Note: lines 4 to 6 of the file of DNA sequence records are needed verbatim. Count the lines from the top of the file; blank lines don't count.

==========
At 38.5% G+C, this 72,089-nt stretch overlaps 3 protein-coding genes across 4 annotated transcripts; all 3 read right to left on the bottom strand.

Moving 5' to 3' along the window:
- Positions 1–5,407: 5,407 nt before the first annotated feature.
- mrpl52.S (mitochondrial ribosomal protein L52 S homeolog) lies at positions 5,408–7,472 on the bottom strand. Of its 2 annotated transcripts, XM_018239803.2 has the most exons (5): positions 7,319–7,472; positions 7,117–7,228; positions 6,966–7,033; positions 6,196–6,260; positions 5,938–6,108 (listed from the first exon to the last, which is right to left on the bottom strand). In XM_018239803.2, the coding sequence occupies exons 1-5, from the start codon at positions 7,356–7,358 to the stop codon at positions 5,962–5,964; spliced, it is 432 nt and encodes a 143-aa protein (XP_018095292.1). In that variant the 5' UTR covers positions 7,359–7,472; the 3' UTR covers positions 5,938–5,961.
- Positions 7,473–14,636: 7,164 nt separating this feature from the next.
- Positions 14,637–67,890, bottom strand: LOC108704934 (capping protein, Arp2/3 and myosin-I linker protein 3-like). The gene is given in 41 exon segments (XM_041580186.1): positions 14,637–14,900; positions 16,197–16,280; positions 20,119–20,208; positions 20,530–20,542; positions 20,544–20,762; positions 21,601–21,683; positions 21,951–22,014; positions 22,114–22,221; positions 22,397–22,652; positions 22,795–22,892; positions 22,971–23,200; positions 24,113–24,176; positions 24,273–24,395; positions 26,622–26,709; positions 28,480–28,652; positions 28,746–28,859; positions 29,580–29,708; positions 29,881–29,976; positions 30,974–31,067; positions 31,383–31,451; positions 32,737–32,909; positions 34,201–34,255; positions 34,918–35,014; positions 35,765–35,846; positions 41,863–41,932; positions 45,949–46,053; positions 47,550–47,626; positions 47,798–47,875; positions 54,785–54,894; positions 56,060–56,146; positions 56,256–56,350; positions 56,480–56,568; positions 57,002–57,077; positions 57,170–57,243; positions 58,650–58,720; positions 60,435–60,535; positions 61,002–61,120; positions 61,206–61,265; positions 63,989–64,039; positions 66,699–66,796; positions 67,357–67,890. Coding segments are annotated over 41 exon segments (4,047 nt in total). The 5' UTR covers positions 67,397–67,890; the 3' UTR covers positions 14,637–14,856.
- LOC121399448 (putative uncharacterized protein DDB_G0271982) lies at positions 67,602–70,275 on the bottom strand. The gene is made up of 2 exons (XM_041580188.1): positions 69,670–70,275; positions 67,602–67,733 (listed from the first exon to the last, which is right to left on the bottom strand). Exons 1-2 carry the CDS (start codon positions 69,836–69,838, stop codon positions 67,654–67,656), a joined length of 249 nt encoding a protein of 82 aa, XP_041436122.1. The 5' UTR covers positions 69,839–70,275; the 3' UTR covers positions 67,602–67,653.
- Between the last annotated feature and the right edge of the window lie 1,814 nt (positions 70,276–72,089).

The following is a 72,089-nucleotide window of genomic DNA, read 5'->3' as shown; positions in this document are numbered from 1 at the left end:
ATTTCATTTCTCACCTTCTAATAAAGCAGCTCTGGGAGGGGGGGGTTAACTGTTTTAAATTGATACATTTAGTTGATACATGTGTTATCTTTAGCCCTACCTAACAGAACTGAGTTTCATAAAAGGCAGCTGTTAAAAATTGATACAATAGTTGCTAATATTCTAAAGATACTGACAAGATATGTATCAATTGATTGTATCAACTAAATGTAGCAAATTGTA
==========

- mrpl52.S (mitochondrial ribosomal protein L52 S homeolog) lies at positions 5,408–7,472 on the bottom strand. Of its 2 annotated transcripts, XM_018239803.2 has the most exons (5): positions 7,319–7,472; positions 7,117–7,228; positions 6,966–7,033; positions 6,196–6,260; positions 5,938–6,108 (listed from the first exon to the last, which is right to left on the bottom strand). In XM_018239803.2, the coding sequence occupies exons 1-5, from the start codon at positions 7,356–7,358 to the stop codon at positions 5,962–5,964; spliced, it is 432 nt and encodes a 143-aa protein (XP_018095292.1). In that variant the 5' UTR covers positions 7,359–7,472; the 3' UTR covers positions 5,938–5,961.
- Positions 7,473–14,636: 7,164 nt separating this feature from the next.
- Positions 14,637–67,890, bottom strand: LOC108704934 (capping protein, Arp2/3 and myosin-I linker protein 3-like). The gene is given in 41 exon segments (XM_041580186.1): positions 14,637–14,900; positions 16,197–16,280; positions 20,119–20,208; positions 20,530–20,542; positions 20,544–20,762; positions 21,601–21,683; positions 21,951–22,014; positions 22,114–22,221; positions 22,397–22,652; positions 22,795–22,892; positions 22,971–23,200; positions 24,113–24,176; positions 24,273–24,395; positions 26,622–26,709; positions 28,480–28,652; positions 28,746–28,859; positions 29,580–29,708; positions 29,881–29,976; positions 30,974–31,067; positions 31,383–31,451; positions 32,737–32,909; positions 34,201–34,255; positions 34,918–35,014; positions 35,765–35,846; positions 41,863–41,932; positions 45,949–46,053; positions 47,550–47,626; positions 47,798–47,875; positions 54,785–54,894; positions 56,060–56,146; positions 56,256–56,350; positions 56,480–56,568; positions 57,002–57,077; positions 57,170–57,243; positions 58,650–58,720; positions 60,435–60,535; positions 61,002–61,120; positions 61,206–61,265; positions 63,989–64,039; positions 66,699–66,796; positions 67,357–67,890. Coding segments are annotated over 41 exon segments (4,047 nt in total). The 5' UTR covers positions 67,397–67,890; the 3' UTR covers positions 14,637–14,856.